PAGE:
| Material & Methods|| |
Sandfly collection was done in 13 villages/localities in the four districts of Maharashtra to determine their role in CHPV transmission [Table 1]. Collection was made using hand held mouth aspirators from indoor and outdoor resting places. Oral consent from house owners was obtained to inspect their houses and peri-domestic areas for sandfly collection. Emphasis was given to collect sandflies from households, from where cases were reported. Majority of the houses had un-plastered brick/mud walls which are ideal for sandfly breeding. Collections were made from the damp/dark places of living rooms, kitchen, bathrooms, toilets and cattle sheds attached to the houses. The adult sandflies were transported alive to National Institute of Virology (NIV), Pune, and identified following the keys provided by Lewis  . Pools were prepared according to genera, gender and locality.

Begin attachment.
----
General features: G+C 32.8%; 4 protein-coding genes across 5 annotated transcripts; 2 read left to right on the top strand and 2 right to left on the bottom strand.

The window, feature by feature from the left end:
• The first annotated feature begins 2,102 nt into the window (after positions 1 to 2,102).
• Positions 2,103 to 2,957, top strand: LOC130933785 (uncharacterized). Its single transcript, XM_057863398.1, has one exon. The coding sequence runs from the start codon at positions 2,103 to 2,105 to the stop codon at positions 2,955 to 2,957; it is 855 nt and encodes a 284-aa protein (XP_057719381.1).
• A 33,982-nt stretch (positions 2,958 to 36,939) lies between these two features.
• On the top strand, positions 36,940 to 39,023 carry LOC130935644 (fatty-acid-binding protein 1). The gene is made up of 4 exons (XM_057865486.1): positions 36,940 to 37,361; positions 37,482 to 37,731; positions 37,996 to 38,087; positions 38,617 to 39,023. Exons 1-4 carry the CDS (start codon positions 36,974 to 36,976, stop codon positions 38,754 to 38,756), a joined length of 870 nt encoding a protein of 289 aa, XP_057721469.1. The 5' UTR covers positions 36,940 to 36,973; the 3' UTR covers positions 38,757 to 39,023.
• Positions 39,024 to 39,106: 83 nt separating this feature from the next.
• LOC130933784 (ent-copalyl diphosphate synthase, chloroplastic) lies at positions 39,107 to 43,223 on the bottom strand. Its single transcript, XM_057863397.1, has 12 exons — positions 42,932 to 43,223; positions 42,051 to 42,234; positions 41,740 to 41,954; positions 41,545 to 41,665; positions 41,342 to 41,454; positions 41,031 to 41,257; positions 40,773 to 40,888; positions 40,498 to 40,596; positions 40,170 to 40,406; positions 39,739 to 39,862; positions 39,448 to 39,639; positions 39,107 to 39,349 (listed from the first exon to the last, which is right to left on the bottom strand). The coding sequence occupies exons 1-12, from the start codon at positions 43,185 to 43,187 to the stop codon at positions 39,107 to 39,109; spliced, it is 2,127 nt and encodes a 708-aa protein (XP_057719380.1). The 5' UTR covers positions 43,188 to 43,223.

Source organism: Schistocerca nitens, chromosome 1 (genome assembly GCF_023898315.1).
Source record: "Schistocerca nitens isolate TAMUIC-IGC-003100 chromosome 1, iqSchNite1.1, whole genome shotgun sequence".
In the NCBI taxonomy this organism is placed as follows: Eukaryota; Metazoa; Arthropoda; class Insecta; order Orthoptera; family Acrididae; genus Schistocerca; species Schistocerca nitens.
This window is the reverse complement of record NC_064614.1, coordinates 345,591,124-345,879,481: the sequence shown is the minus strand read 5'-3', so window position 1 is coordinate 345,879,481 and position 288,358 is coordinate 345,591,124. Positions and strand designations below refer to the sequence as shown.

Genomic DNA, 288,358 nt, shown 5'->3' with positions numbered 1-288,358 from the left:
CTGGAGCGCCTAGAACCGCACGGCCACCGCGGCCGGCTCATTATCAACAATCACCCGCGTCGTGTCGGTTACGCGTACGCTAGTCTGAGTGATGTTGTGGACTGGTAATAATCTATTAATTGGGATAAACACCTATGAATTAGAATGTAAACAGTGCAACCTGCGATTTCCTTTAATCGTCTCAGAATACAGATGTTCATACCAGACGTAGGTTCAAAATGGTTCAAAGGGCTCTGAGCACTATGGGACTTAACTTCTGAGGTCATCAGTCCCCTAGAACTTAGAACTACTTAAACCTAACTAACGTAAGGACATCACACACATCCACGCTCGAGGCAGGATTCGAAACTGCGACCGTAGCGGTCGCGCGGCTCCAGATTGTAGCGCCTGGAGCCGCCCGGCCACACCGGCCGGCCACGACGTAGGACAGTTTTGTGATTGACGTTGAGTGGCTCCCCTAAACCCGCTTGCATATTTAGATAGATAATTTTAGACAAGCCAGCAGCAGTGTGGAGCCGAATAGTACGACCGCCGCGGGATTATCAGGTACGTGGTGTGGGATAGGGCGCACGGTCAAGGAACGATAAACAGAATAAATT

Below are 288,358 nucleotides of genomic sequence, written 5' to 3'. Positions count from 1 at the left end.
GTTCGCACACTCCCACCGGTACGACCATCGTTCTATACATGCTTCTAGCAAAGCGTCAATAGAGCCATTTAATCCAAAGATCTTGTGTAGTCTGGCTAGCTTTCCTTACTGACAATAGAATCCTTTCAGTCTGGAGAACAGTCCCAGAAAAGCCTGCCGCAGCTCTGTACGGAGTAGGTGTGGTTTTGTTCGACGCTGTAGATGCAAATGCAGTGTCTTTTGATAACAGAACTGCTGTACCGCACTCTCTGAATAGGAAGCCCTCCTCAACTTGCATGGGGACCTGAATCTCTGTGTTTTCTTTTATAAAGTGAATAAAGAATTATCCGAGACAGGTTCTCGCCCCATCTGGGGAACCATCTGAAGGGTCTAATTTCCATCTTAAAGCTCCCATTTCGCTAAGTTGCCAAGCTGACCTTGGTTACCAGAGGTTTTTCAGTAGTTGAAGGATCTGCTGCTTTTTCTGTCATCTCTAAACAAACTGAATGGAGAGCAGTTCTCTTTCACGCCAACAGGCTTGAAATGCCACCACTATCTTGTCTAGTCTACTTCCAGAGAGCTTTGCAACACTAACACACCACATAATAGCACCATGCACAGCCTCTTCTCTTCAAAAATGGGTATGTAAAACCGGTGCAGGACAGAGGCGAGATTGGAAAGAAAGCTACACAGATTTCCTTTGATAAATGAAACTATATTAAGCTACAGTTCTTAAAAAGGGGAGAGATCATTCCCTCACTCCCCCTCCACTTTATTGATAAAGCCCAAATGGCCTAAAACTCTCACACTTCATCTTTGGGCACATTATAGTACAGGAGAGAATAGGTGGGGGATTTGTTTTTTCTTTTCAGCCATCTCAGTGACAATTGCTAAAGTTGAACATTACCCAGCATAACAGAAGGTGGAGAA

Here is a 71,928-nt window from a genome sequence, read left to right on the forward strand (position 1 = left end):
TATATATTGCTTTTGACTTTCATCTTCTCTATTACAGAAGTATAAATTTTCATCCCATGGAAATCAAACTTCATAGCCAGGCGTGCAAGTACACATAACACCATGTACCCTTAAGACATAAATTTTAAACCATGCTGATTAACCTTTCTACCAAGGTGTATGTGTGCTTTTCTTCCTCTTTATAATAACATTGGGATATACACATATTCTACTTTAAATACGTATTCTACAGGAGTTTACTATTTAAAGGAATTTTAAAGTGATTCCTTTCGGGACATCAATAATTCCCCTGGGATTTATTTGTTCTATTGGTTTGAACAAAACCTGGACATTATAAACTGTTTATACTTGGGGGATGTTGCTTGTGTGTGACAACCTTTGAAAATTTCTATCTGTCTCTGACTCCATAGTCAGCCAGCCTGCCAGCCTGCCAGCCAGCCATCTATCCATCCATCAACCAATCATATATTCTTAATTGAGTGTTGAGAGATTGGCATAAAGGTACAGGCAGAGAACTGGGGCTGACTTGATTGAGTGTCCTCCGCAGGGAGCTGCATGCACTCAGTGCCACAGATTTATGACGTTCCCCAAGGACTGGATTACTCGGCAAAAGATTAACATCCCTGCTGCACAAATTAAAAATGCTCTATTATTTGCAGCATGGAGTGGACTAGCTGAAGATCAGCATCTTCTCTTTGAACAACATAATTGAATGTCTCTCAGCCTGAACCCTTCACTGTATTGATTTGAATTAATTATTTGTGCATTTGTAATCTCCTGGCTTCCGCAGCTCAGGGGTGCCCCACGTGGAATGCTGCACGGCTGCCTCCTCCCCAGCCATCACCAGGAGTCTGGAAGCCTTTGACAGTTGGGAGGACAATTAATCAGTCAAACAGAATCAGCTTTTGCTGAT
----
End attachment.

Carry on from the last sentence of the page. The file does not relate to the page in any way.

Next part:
|Table 1: Details of sandflies collected from Vidarbha region for virus isolation |
Click here to view
Individual pools of sandflies were triturated in a small volume (0.5-1 ml) of chilled minimum essential medium (MEM, Sigma, USA), with pre-chilled, sterile mortars and pestles as described by Sudeep et al . The suspension was centrifuged at 2790 g for 30 min at 4 o C, collected supernatant, Millipore filtered (0.22 um) and inoculated on confluent monolayer of Vero E6 cells grown in 24-well plates (Nunc, Denmark) in duplicate (100 μl per well). Virus adsorption was carried out at 37 o C for 2 h with intermittent rocking of the plates at every 15 min. The cultures were fed with maintenance medium (MEM supplemented with 2 per cent foetal bovine serum), incubated at 37 o C and observed for cytopathic effects (CPE). The samples that did not show CPE, were re-passaged in the cell line twice and screened for CPE.